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    Safety Considerations for Caregivers of Children on the Autism Spectrum

    Topics: Autism & Emotions, Advice for Parents and Caregivers, Infant/Toddler (0-3), Elementary (4-12)

    Safety is an important topic when caring for autistic children. We covered how to keep autistic children out of harm’s way in Safety First! 8 Ways to Keep Children on the Autism Spectrum Safe, but there is another side to the story. Safety can also be an issue for the parents and caregivers of children on the spectrum. 

    While caring for my grandson and working with autistic children in various settings for over a decade, there have been numerous safety concerns and incidents. Thankfully, training in safety procedures and putting what I learned into practice helped avert serious personal injury—but there were some close calls. 

    There are a variety of safety training programs on the market, with and without certification, to help parents or caregivers of children on the spectrum, but these are often costly, so here are some of the basic strategies that have helped me during crisis behavior that can help de-escalate or manage a potential meltdown and aggressive behavior, and keep both the child and the parent or caregiver safe. 


    Four Behavior Levels and Safe Responses

    To prevent a crisis, we must first recognize that four main behavior levels generally lead up to meltdowns or aggression, and learn how to best respond to each level of behavior:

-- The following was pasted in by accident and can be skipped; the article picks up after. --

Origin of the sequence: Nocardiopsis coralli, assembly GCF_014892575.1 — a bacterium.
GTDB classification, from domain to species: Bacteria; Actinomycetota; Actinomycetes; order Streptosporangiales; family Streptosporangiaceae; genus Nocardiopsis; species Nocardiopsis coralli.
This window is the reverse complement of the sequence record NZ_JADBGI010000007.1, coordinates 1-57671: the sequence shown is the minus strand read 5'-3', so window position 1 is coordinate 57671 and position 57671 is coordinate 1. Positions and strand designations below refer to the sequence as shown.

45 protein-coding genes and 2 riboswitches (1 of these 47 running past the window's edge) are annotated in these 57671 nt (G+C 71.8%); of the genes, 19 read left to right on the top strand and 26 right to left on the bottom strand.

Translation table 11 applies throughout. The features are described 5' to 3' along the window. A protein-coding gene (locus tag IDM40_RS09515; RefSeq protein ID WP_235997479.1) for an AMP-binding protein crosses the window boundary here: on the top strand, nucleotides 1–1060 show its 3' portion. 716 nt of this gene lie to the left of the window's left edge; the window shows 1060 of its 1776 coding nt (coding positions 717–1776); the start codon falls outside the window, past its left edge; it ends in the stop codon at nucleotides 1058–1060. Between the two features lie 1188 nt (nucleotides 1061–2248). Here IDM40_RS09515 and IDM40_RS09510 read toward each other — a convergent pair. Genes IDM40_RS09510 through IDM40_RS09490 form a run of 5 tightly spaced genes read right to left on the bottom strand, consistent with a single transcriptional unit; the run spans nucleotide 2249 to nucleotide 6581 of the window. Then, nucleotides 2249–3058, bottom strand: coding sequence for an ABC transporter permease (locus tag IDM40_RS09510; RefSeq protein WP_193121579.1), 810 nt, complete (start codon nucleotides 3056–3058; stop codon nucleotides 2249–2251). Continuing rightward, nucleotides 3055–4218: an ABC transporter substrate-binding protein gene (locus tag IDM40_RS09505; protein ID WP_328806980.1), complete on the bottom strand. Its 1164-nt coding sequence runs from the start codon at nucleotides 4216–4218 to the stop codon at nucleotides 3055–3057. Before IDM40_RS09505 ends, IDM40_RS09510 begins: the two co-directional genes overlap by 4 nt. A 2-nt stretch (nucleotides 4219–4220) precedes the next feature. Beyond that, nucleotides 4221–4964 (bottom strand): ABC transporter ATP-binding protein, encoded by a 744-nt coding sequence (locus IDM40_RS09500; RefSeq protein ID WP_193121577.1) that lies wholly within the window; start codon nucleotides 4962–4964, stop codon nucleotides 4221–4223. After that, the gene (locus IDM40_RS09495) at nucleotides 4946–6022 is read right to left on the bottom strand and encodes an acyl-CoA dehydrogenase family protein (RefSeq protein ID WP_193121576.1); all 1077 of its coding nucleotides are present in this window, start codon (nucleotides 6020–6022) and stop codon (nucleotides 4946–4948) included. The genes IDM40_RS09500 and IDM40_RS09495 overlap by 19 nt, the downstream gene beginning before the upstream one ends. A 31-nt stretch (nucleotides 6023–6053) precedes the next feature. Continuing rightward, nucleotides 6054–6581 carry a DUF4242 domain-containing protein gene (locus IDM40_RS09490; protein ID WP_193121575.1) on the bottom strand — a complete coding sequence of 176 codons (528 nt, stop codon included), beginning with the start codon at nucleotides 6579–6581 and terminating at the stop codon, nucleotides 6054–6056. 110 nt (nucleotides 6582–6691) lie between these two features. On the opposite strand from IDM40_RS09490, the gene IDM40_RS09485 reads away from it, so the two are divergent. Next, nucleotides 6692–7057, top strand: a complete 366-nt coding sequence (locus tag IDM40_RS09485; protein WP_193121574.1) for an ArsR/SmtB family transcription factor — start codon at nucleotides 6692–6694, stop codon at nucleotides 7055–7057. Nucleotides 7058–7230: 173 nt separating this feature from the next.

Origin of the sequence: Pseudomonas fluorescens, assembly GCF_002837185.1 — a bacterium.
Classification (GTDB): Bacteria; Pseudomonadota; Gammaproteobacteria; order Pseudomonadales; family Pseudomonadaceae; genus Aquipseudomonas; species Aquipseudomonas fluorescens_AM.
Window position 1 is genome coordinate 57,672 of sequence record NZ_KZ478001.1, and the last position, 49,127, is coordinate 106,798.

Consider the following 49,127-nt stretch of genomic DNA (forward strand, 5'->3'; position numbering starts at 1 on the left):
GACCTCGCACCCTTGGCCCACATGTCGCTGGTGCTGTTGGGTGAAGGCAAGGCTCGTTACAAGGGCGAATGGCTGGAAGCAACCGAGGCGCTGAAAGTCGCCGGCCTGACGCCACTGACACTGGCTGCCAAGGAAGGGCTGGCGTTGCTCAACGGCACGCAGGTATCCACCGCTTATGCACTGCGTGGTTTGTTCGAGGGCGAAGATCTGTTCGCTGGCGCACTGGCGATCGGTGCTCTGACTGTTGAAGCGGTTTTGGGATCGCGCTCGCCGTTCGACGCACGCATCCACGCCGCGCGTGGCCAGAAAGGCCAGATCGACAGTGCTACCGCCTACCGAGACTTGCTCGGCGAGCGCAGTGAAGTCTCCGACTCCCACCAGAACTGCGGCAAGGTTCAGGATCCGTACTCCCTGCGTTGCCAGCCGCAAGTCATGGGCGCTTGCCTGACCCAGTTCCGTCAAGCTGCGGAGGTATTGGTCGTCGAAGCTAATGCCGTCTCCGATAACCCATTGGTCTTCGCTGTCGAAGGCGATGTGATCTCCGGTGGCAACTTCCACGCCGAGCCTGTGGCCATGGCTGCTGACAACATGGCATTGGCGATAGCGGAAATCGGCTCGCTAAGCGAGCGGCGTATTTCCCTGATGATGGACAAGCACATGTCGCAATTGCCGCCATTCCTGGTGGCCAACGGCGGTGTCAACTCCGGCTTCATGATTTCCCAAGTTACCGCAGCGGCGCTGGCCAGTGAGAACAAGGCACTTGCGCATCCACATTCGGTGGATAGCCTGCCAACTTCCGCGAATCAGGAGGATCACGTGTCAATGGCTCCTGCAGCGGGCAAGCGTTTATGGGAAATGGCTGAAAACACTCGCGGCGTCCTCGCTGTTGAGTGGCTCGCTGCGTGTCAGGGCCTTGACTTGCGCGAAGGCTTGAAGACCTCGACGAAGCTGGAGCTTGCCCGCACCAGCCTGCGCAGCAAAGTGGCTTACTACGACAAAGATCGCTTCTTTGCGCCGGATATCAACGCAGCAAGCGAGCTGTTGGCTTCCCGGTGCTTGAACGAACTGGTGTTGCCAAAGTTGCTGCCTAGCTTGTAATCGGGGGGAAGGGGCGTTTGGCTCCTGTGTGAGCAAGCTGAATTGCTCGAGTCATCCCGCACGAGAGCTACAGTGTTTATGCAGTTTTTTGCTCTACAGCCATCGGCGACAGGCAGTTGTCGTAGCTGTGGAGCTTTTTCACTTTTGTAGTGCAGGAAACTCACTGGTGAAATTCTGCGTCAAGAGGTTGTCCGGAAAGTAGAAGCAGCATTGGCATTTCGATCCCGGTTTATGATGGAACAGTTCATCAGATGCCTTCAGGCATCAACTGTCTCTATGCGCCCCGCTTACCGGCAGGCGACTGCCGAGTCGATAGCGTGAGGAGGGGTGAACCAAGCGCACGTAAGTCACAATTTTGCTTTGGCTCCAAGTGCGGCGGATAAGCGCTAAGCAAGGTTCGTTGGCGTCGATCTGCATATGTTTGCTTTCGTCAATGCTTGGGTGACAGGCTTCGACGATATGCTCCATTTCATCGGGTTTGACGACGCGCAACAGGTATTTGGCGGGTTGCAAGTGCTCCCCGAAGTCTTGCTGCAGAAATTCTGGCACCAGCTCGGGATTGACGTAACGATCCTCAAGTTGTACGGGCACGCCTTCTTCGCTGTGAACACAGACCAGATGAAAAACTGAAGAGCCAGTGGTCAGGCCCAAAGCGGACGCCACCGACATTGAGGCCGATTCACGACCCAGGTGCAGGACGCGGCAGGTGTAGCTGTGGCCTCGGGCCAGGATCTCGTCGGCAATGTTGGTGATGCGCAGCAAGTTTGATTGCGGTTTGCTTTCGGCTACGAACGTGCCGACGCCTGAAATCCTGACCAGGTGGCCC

1. Anxiety—When an autistic child becomes anxious, it is often marked by a notable change in behavior. They may rock, cry, clench their fists, or hide under a desk or in a corner to show their distress. Our approach and response should be empathic and non-judgmental. Contrary to what some believe to be the case, children on the spectrum are very sensitive to other people’s feelings and emotions, so responding very calmly is very important and will often help prevent the child from escalating. The safest place to position yourself is to the side of the child, about an arms-length away, with open, relaxed body language and a friendly facial expression. Facing the child and looking directly at them may feel threatening and confrontational to them. Using a soft voice and tone, you can offer help with a task that is frustrating the child, take a walk with them, give them options, and reassure them. This approach will often prevent a crisis from happening.